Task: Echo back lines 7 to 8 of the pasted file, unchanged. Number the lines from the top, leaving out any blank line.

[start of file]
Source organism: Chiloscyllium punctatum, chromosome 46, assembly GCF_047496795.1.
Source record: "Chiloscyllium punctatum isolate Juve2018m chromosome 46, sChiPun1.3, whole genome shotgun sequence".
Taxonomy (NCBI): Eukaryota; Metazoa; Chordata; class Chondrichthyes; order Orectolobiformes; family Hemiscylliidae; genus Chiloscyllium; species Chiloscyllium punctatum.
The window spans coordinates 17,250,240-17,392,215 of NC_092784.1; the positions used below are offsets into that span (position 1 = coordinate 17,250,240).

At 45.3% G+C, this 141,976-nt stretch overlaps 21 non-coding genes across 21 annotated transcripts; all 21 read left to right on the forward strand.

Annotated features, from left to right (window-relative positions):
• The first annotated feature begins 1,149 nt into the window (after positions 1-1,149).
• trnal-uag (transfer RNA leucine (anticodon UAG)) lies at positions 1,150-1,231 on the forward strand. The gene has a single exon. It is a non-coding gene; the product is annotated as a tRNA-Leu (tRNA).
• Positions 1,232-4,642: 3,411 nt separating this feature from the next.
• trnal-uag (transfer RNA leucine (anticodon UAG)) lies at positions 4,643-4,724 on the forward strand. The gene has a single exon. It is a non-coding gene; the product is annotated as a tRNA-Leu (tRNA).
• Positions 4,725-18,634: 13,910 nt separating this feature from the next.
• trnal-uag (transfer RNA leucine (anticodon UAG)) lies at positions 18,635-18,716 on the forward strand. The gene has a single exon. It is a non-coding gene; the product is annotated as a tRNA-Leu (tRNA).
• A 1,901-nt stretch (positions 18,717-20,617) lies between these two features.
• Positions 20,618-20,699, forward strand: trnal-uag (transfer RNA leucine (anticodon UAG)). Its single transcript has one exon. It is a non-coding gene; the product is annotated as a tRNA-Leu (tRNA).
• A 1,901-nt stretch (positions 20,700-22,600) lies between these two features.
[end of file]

• The first annotated feature begins 1,149 nt into the window (after positions 1-1,149).
• trnal-uag (transfer RNA leucine (anticodon UAG)) lies at positions 1,150-1,231 on the forward strand. The gene has a single exon. It is a non-coding gene; the product is annotated as a tRNA-Leu (tRNA).